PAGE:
Also in the U.S., Cytiva in June completed an extensive renovation to its Fast Trak cGMP contract biomanufacturing and process development site in Marlborough, MA. The upgraded facility is 60,000 square feet and has bioprocessing capabilities ranging in scale from 10L to 2000L.
Thirteen miles southwest of Marlborough in Shrewsbury, MA, Cytiva recently leased a site where it plans to carry out manufacturing of bioreactors—an operation that the company is moving from a site about 7 miles southeast in Westborough, MA, where the company instead plans to expand its cleanroom for making single use technology bags and flow kits.
“We just signed the lease a couple of months ago,” Ligner said. “We are starting some activity to make the site up to the standard that we want, so there’s a bit of work to be done. But in a couple of months, that work will be over and we will start to produce there.”
Additional personnel and work shifts are also planned for the company’s sites in Singapore and Pasching, Austria.
In Uppsala, Sweden, a $350 million, five-year facility modernization program launched in 2017 by GE Healthcare is doubling the manufacturing capacity of Cytiva’s MabSelect and Capto chromatography product platforms. The modernization also includes new technologies to accommodate continuous manufacturing, extending the production capacity for its Sephadex resin, additional facilities for in-house manufacturing, and development of automation and digitalization infrastructure.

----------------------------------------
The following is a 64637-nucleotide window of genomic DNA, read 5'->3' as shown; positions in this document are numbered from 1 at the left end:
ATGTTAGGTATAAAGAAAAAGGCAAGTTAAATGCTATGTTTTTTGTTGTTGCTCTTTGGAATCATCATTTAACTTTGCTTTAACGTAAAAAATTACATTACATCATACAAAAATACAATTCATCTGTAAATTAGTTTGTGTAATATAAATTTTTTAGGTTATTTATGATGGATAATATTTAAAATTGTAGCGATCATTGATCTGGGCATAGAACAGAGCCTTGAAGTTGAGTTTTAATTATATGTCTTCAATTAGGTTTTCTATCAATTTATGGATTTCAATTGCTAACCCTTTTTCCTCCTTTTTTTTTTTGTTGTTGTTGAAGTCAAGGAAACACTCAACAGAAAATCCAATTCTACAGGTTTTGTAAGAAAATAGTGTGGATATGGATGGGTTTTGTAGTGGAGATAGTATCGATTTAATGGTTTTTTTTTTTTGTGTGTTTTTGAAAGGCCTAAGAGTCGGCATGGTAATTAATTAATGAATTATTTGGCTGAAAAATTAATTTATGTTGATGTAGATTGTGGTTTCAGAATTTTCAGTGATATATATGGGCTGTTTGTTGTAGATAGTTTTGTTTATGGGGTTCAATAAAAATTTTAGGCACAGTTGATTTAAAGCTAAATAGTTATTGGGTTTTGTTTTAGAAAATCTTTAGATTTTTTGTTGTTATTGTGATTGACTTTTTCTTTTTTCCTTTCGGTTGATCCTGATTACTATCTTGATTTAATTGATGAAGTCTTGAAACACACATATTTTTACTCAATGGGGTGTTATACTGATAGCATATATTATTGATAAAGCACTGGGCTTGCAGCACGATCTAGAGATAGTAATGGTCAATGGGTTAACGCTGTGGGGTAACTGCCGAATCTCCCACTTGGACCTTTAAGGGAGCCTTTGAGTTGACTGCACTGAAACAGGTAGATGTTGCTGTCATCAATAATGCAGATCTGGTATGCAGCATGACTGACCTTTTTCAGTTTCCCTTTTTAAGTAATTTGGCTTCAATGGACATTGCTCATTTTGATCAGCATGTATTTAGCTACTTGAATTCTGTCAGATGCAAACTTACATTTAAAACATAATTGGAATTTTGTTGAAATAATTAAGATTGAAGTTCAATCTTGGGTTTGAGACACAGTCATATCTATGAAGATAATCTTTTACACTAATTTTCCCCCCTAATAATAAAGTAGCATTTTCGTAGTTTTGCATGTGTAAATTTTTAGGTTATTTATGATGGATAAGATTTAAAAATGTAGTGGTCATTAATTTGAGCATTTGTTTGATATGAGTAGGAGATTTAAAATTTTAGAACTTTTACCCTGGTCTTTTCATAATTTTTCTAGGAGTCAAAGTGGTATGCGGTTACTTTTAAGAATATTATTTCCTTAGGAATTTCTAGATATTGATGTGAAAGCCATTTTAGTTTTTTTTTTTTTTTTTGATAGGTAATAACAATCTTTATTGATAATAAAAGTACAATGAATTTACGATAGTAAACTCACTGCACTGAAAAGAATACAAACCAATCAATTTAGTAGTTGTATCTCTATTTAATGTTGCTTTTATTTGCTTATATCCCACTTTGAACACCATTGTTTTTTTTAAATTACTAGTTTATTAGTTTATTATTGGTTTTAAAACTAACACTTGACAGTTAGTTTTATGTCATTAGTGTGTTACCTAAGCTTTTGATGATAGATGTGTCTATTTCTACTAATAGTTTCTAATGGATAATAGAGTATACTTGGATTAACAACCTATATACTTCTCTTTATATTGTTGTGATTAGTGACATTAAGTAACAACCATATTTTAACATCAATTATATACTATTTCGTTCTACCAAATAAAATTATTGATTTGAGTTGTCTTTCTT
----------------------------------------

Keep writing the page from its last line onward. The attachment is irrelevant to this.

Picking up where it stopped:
Cytiva’s cell processing efforts will be enhanced next year, when it is expected to begin operations at a 7,360-square-meter (79,222-square-foot) facility being built in Grens, Switzerland. The facility will manufacture single-use kits for its Sepax and Sefia cell processing systems.
Doubling Single Use Capacity
Cytiva also plans to double its capacity to manufacture single-use products for biomanufacturing, Ligner said, based on the expectation of increasing demand. The company plans to triple its single-use manufacturing capacity in the Asia-Pacific region through a collaboration with Wego, one of China’s largest healthcare technology suppliers. Wego already produces consumables for Cytiva’s customers in that region.
Single-use technologies are used to manufacture 85% of biologics now in pre-commercial and clinical manufacturing lines, Cytiva said, citing BioPlan’s 2020 Report and Survey of Biopharmaceutical Manufacturing Capacity and Production.
In addition to addressing demand within regions for Cytiva services, the company said its expansion also aims to bolster the security of supply by increasing overall global capacity in key product areas and applying “dual manufacturing” practices. These are designed to assure Cytiva customers that if one location encounters capacity constraints, the company can readily activate several back-up sites.
“It’s really across our portfolio, from the upstream to the downstream,” Ligner said.
To support the expansion, Cytiva has begun hiring 1,000 people worldwide. Approximately half that number will be hired in the U.S., while the rest will be hired in Austria, China, Singapore, Sweden, and Switzerland.
“There’s a broad range of jobs, from technicians to engineers to managers,” Ligner said. “We are recruiting, and we’ve been recruiting, and we will continue to recruit because we need a strong supply chain to support the demand that we are foreseeing for the future.”